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# What is the interquartile range a measure of and how do you work it out?

2 years ago

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Zita Sauer

E
Emma L

The interquartile range is a measure of the "spread" of the data and represents the central 50%. It gives us an idea of the degree of variability. A small IQR would suggest the central data are close together and therefore are more consistent, whereas a large IQR would suggest a larger spread of data and therefore more variability. An IQR can be calculated using the following steps:

1) Put the data in numerical order from smallest to largest.

2) The lower quartile (Q1) is calculated using the formula: (n+1)/4 where n is the amount of numbers in the data set.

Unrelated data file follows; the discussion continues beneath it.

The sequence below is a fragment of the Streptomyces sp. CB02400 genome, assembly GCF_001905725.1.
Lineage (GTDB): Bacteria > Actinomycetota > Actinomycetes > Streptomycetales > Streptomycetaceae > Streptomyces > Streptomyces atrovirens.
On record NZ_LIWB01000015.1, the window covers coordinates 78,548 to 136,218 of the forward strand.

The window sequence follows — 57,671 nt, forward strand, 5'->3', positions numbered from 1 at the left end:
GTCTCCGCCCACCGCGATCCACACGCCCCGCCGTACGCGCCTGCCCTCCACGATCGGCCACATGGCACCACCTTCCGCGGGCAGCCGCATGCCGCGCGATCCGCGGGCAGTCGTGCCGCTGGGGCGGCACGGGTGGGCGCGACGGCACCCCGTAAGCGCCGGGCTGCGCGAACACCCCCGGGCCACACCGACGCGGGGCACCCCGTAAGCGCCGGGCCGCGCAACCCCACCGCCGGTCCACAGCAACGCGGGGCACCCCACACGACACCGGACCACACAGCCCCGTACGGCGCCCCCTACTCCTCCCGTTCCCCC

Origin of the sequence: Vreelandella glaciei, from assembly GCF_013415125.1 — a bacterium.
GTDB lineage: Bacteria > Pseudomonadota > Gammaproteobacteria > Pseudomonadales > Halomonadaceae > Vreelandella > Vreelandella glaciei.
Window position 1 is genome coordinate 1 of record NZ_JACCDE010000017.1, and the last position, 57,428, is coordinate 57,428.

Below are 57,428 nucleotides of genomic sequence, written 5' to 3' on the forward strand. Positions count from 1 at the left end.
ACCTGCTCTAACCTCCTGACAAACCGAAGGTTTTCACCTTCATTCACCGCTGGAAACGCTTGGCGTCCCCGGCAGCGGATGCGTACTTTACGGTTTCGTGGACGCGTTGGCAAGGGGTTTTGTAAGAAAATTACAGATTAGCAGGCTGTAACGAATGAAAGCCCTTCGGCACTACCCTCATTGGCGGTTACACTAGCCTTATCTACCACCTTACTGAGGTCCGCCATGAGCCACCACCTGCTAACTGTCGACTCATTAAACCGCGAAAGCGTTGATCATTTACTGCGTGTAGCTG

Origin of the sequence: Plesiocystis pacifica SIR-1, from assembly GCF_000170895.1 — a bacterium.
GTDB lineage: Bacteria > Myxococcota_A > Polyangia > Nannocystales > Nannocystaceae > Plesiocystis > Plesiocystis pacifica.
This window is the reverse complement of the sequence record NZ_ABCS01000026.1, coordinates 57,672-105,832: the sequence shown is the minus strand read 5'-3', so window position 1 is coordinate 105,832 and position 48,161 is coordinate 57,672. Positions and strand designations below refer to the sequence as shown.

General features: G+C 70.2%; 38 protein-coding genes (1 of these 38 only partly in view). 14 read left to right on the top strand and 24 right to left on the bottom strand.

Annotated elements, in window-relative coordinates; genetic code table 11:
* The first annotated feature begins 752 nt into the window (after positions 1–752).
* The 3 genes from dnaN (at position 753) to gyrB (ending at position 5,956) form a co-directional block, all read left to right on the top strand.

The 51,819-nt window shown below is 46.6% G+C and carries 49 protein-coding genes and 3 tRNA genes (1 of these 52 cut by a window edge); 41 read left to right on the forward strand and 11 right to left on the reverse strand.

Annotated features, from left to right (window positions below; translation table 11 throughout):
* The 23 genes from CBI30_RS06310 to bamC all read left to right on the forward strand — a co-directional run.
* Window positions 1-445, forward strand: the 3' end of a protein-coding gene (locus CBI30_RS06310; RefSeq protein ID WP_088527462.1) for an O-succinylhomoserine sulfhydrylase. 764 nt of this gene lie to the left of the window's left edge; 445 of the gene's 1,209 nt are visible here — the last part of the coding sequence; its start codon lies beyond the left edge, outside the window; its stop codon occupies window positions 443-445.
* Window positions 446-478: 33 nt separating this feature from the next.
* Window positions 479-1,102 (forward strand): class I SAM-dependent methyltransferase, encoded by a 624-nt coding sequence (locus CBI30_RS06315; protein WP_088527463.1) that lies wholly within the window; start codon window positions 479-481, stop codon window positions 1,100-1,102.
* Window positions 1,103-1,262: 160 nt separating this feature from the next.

3) The upper quartile (Q3) is calculated using the formula: 3(n+1)/4

4) The interquartile range (IQR) = Q3-Q1

The IQRs from different datasets can be visually compared from box and whiskers diagrams.

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Interquartile range shows how 50% of the data is spread out and measures the reliability or consistency of the given data . It is the difference between the Lower Quartile and the Upper Quartile. The Lower the value of Interquartile range the more reliable and consistent the results are.

Lower Quartile is the position of a quarter of the data and the upper quartile is the position of three quarters of the data when put in order of size.

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It is a measure of spread and not to be confused with a measure of central tendency (I.e average). IQR = UQ - LQ

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